Friar’s last blog post..Discussing Popular Culture with a Nine-Year-Old

  23. Ellen,

    That’s right. People will have to move into the city if this happens. Because traditional companies (like mine) will refuse to release the iron grip they have on us, and allow us to telecommute or go to a 10-hour / 4-day week, like some progressive companies do. Too bad.

    Friar,

    Well, the price of oil will go down. The price of gas will adjust, but just like last time, it will not go back down to where it was before the spike. Witness the last one – at the peak, the price was about what it is now where we live – $1.30 per litre. Then it readjusted to about 25 percent less, about $1.05 or so. I figure this summer it will spike to about $1.50 or 1.60 a litre, then adjust back to about $1.20 or $1.25 – I think it will just continue like this.

    As you know, prices *never* go back down to where they were before the “crisis” (and there’s a reason why crisis is in quotes, because as usual, this is all manufactured for the markets).

    Brett Legree’s last blog post..one at a time.

  24. @Friar – I’ve never thought about it like that. I guess we don’t know how much oil is available. But if the price of oil stays high, everything is reflected in this – food (shipping costs) and other goods and services. Everything is adjusted price wise to reflect the price of oil.

    @Brett – Something has to give if people can’t afford their living situation. People will move if they can. And if they can’t they’ll start a victory garden. Who knows?

  25. Ellen,

    I think there is something else at work here. I’ve noticed that all of the major car companies have “suddenly” been able to develop more fuel efficient cars that should be on the market within a couple of years.

    (For instance, VW claim to have a two-passenger car that could be ready for market by 2010, that will get over 200 mpg.)

    So maybe if cars were lasting longer these days… and people weren’t buying new ones fast enough… if the price of gasoline goes up, people need new cars that are more efficient. I don’t know. It just seems a coincidence in a lot of ways.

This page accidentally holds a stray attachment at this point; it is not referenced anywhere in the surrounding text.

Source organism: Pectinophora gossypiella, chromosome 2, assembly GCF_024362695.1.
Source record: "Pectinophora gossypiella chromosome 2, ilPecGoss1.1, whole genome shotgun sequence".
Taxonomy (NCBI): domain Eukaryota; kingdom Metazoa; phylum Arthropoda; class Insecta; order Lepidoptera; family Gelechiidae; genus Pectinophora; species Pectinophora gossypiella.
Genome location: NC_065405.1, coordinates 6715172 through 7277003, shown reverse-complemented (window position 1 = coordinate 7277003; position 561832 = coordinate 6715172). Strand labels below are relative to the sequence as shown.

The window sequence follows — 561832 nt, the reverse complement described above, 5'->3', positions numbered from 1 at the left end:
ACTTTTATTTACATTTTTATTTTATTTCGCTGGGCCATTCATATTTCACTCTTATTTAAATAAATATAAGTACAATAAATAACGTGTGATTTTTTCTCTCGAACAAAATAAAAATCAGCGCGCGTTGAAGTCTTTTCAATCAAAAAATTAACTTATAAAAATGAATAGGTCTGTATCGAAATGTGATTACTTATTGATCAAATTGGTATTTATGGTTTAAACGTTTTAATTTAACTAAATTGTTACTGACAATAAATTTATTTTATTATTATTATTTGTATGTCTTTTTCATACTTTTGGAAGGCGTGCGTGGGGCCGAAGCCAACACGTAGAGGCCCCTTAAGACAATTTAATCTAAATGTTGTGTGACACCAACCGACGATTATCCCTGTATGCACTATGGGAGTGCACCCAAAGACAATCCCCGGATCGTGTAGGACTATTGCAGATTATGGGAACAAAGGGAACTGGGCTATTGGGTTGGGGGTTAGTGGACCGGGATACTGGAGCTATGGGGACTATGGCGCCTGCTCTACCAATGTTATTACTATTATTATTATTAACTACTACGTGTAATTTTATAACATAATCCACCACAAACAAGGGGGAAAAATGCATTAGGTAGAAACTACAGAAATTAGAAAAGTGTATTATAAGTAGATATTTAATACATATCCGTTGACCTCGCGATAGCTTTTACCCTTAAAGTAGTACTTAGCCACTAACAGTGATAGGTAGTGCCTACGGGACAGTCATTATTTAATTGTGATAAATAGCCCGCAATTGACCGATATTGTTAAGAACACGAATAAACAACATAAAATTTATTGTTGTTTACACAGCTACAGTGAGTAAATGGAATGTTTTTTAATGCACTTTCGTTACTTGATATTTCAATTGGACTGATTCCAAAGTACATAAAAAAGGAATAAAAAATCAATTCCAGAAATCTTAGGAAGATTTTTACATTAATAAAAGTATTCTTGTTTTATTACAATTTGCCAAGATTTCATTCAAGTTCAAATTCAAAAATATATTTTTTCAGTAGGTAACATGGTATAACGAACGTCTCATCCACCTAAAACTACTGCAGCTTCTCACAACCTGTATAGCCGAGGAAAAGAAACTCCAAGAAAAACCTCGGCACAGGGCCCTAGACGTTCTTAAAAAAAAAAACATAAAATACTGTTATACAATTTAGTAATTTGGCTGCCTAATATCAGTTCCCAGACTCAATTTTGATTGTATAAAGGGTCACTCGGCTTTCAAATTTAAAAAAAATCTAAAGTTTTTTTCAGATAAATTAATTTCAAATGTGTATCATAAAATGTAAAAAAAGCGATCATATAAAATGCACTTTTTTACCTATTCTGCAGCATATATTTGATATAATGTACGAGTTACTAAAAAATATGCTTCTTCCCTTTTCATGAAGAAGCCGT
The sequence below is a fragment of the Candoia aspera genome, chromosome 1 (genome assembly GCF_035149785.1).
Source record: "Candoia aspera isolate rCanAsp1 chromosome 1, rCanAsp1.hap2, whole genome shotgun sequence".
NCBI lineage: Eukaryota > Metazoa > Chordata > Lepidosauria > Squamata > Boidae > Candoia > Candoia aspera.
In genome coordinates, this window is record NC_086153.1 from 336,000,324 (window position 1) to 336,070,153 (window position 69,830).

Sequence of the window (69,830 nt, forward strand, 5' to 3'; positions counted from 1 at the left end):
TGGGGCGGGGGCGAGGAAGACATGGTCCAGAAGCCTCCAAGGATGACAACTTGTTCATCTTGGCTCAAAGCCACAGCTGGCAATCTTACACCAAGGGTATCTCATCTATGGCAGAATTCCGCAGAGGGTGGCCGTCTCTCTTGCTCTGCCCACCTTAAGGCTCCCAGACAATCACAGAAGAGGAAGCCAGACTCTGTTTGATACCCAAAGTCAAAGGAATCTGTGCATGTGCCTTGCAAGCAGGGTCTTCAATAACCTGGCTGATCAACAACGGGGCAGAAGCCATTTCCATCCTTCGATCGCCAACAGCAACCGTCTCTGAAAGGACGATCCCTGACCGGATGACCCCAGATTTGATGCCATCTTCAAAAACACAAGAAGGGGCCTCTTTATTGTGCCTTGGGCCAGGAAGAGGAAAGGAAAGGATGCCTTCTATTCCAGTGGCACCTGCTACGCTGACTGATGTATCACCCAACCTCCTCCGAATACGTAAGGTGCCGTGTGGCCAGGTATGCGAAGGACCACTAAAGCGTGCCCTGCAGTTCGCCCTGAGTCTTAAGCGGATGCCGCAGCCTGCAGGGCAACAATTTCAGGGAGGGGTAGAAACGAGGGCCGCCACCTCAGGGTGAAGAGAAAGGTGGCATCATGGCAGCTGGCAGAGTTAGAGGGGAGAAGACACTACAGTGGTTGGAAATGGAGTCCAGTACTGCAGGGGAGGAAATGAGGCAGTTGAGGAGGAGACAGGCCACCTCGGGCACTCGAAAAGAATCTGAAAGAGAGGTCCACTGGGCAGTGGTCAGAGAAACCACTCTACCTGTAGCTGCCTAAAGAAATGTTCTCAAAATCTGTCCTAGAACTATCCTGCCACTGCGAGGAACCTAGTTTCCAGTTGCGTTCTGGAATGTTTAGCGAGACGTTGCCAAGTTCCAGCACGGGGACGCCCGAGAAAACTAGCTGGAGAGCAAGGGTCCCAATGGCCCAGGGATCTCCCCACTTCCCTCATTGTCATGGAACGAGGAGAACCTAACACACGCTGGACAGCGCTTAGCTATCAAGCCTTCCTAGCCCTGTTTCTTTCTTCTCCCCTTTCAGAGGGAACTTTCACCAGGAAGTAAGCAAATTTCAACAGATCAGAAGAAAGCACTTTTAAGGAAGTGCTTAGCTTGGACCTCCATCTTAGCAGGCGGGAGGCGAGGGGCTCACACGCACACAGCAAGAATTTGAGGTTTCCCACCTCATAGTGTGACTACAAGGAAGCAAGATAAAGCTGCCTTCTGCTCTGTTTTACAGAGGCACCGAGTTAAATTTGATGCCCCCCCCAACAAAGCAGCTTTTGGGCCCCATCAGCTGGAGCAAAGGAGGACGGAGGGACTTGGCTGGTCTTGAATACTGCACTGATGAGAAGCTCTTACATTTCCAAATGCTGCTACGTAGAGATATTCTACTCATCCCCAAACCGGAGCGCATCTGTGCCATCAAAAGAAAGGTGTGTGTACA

No doubt something will give. Or we’ll all take up gardening. Me, I’m going to learn to garden… 🙂

    Brett Legree’s last blog post..one at a time.

  26. Brett,

    Holy moly! 200 mpg! Wow. I haven’t heard that yet.

    As long as the prices of these cars are with in reach, people will by them. If not, they will have to contend themselves with their old cars and get by. Not everyone can afford hybrid cars right now, either. I wonder how many people are waiting to see what happens with the fuel “revolution.”

    What will give? I wonder if it will be like Friar said, and the companies will manipulate supply and demand of oil, or if we will be manipulated to by these new cars. And the auto industry always wants us to buy new cars. There will always be those people out there who need the best and shiniest new thing.

  27. Thanks Ellen for this thoughtful post! I agree that our life is really affected by a bunch of past events and symbols that are left deep in our mind and just waiting to be triggered at sometime.

    I think it would be really helpful if someone succeeded in changing what a symbol can lead him/her to, or what a symbol means to him/her. Some symbols bring negative events and effect upon us, I can imagine how life can be if someone either erased such kind of symbols out of mind, or linked it to some other positive attitude.

    AxeCity’s last blog post..Manage your artwork online

  28. @Brett – Nothing beats (beets!) veggies from your own garden.

    Thanks for those links. I hear it all depends on how you drive and what kind of gas mileage you can expect. Don’t drive too fast, and coast before you get to a stop sign.

    @Axe City – That’s true, symbols can be manipulated, but it takes a massive occurence or a long period of time for that to happen. An example would be the meaning and origins of the swastika, which we all link now to Hitler and the Nazi party:
    http://history1900s.about.com/cs/swastika/a/swastikahistory.htm